Take the 2-minute tour ×
Stack Overflow is a question and answer site for professional and enthusiast programmers. It's 100% free, no registration required.

So I am getting this cross thread error and I cannot figure it out. Here is my base code before I attempted to muck around with it.

Bascally what the code is going is calling a batch file which then calls a java file. The outputdata is then redirected to the console in real time. When I just redirect the output just to the C# console, it works fine. But I want the same info to print out into a rich text box within the app. VS 2010 complaines at rchsdtOut.Text = e.Data.ToString(); that Cross-thread operation not valid: Control 'rchsdtOut' accessed from a thread other than the thread it was created on.

I have tried looking this up, and I do admit I am new to threading, so any help on how to easy accomplish this would be appreciated.

   //Declare and instantiate a new process component.
    System.Diagnostics.Process process1;
    process1 = new System.Diagnostics.Process();
    process1.StartInfo.UseShellExecute = false;
    process1.StartInfo.RedirectStandardOutput = true;
    process1.StartInfo.CreateNoWindow = true;
    process1.StartInfo.FileName = "cmd.exe";
    process1.StartInfo.Arguments = "BATFile.bat";
    process1.OutputDataReceived += (s, a) => myMethod(a);
    process1.Start();
    process1.BeginOutputReadLine(); 
    process1.WaitForExit();
    process1.Close(); 


    private void myMethod(DataReceivedEventArgs e) {       
       if (e.Data != null)
        {         
           rchsdtOut.Text = e.Data.ToString();
           Console.WriteLine(e.Data.ToString());

        } 
    }//end of private
share|improve this question
add comment

4 Answers

up vote 5 down vote accepted

It's not legal to access a WinForms control from a thread other than the one it was created on. You need to use Invoke or BeginInvoke to get control back to the appropriate thread.

private void myMethod(DataReceivedEventArgs e) {       
  if (e.Data != null) {
    Action action = () => rchstdOut.Text = e.Data.ToString();
    rchstdOut.Invoke(action, null);
    Console.WriteLine(e.Data.ToString());
  }
}
share|improve this answer
    
+1 This is a better solution than mine, because it waits to marshal until it is sure that the payload isn't null. –  Chris Shain Jan 19 '12 at 17:39
    
I tried the above, however, the app just freezes. –  user1158745 Jan 19 '12 at 18:17
    
@user1158745 that's really odd. Try using BeginInvoke instead of Invoke –  JaredPar Jan 19 '12 at 18:23
    
Well the app doesn't appear to hang, but nothing is logged. –  user1158745 Jan 19 '12 at 19:52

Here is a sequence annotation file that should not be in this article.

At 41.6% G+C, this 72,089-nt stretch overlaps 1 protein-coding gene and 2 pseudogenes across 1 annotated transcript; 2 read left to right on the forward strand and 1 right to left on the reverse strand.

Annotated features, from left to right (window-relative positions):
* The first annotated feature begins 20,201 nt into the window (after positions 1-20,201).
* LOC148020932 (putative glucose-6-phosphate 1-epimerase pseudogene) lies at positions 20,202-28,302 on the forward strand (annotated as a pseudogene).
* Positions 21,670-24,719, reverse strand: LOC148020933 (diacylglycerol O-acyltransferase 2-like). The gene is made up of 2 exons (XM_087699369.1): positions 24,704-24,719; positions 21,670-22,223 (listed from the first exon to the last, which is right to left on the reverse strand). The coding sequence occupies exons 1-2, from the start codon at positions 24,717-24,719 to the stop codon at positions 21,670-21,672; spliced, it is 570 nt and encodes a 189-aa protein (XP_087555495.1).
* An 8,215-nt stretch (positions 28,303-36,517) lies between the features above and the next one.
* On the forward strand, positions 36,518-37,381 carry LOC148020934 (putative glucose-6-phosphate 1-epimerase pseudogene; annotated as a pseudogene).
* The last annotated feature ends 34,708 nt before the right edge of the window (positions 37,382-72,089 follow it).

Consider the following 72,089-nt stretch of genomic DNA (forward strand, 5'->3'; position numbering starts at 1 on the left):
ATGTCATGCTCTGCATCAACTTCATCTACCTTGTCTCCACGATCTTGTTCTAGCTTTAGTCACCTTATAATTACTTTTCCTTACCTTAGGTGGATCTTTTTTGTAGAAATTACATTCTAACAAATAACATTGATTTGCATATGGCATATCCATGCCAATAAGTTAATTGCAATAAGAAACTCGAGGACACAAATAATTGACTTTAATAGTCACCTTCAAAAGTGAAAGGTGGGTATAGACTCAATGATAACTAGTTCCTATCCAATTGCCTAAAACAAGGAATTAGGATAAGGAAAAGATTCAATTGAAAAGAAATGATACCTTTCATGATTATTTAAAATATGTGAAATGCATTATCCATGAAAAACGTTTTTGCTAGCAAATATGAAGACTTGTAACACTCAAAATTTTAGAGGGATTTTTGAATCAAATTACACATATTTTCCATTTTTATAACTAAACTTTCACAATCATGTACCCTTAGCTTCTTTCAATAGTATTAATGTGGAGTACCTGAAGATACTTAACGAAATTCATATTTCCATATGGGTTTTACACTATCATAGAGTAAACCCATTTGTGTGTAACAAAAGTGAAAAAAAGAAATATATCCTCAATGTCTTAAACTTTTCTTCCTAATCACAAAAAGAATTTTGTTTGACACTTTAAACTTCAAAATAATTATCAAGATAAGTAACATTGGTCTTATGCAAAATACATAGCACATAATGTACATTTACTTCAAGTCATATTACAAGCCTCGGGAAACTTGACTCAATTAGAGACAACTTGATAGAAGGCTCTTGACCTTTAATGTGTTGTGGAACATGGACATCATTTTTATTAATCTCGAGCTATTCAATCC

@user1158745 that likely means you aren't pumping your UI thread to let messages through. The problem appears to be the call to WaitForExit. That will block the UI thread and messages until the app completes. Try removing that call and it should start working as expected –  JaredPar Jan 19 '12 at 19:53
show 2 more comments

Try this line:

process1.OutputDataReceived += (s, a) => rchsdtOut.Invoke(new System.Action(()=> myMethod(a)));
share|improve this answer
    
I added that line, but vs2010 indicates that cannot convert lambda expression type 'system.delegate' becuase it's not a delegate type. –  user1158745 Jan 19 '12 at 18:13
    
Edited accordingly. –  Chris Shain Jan 19 '12 at 18:35
add comment

You cannot access a Form Control from a thread other then where it was created. You will need to create some other object that both of the threads can access. Producer Consumer Problem

share|improve this answer
add comment

Well rchsdtOut can only be upodated from the UI thread while your method is called from another. There are several solutions. If you want to have a general method to update controls you can check the control.InvokeRequired property (or this.Dispatcher.CheckAccess() in WPF) and use a delegate.

    private delegate void UpdateTextControlDelegate(Control control, string text);

    private void UpdateTextControl(Control control, string text)
    {
        if (control.InvokeRequired)
        {
            Invoke(new UpdateTextControlDelegate(UpdateTextControl), new object[] { control, text});
            return;
        }

        control.Text = text;
    }

...

if (e.Data != null)
{         
     UpdateTextControl(rchsdtOut, e.Data.ToString());
     Console.WriteLine(e.Data.ToString());
} 
share|improve this answer
    
No need for checking here- the OP is explicitly starting a thread, so we know an Invoke is needed. –  Chris Shain Jan 19 '12 at 17:40
1  
True, however this way you can reuse the function in case you need it to be called not JUST by the OutputDataReceived event. –  Strillo Jan 19 '12 at 17:46
    
Yup, good point. –  Chris Shain Jan 19 '12 at 18:08
    
I wanted to give this method a try, howerver, vs2010 doesn't like the 2nd new[]. Indicates no best type found for implicitly-typed array. –  user1158745 Jan 19 '12 at 18:21
    
You can just use 'new object[]'. –  Strillo Jan 19 '12 at 19:40
show 2 more comments

Your Answer

 
discard

By posting your answer, you agree to the privacy policy and terms of service.

Not the answer you're looking for? Browse other questions tagged or ask your own question.